By the rude bridge that arched the flood,
Their flag to April’s breeze unfurled,
Here once the embattled farmers stood,
And fired the shot heard round the world.
— Emerson. [*9]
The “Lexington Alarm List,” in the archives of the State, gives Bedford credit for twenty-six minute-men, but has no record of the captain, Jonathan Willson, who was killed on April 19, 1775. [^2] This unfortunate omission is, doubtless, to be accounted for by his brief service (the sacrifice of life being made about mid-day) and the few miles of travel, making the demand against the Province too small to receive the attention of the bereaved family.
The same list is authority in regard to the number of men belonging to the Bedford company of militia of the Seventh Regiment, together with their time of service.
According to the sworn statements of the commanding officers of the Bedford companies, there were, from this town, engaged in that part of the opening scene of the Revolution that took place at Concord, seventy-seven men in organized command, besides undrilled citizens who joined the ranks on that morning. If, as a recent writer of Concord fight has recorded, the Provincial forces “numbered possibly three hundred and fifty men” at half-past nine o’clock, more than one-fifth of them were from Bedford. [*10] Thompson Maxwell (before mentioned) was with the minute-men of Bedford on April 19th. His journal of that date is as follows:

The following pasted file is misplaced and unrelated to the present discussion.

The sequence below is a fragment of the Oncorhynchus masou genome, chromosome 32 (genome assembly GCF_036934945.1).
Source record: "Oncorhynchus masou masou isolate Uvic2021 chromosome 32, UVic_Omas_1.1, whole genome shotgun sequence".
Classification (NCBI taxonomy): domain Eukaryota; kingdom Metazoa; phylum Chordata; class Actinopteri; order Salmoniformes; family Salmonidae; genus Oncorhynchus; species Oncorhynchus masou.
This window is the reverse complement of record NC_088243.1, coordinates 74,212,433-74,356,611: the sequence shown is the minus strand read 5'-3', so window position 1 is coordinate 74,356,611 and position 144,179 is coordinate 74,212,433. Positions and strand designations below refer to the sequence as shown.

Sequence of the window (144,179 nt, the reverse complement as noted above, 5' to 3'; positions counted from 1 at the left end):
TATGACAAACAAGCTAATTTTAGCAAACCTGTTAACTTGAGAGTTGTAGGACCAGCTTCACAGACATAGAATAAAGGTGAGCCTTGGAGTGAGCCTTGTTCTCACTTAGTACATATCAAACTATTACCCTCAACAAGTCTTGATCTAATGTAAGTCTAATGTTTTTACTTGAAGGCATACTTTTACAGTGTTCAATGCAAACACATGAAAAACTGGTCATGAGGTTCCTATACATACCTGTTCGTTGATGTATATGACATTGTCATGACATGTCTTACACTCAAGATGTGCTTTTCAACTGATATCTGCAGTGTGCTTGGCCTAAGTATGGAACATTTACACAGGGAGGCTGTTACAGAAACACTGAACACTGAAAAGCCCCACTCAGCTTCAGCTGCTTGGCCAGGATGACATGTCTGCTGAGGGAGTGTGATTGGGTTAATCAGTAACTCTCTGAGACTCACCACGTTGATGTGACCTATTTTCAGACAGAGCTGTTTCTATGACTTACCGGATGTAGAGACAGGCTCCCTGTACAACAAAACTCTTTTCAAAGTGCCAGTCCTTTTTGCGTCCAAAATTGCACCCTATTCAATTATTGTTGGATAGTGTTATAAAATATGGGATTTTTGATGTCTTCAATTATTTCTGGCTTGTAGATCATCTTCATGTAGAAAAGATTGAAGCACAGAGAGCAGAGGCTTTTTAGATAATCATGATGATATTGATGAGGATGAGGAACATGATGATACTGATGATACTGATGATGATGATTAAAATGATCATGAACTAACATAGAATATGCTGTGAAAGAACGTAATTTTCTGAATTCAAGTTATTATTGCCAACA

“I again happened in Bedford with my team. I left Boston the 18th, and got to my native town that night, and put up with my brother, Willson (who married my sister), and was Captain of the minute-men. [^1][*11] Next morning early he had orders to march with his company to Concord. He requested me to go with him. I went, well armed, and joined in the fight. My brother, Willson, was killed. [^2] Next day I hired a man to drive my team home.” [*2]
“I never went home until after the Battle of Bunker Hill.” [*2]
It is not certain how early the news of the movement of the Regulars first reached Bedford on the night of April 18, 1775, but it is very probable that the town was warned among the first. Nathan Munroe and Benjamin Tidd, at Captain Parker‘s re-
quest, went up to Bedford from Lexington, some time in the evening, and, according to the sworn statement of one of them, “notified the inhabitants.” The people had but little sleep that night, and were astir long before the break of day.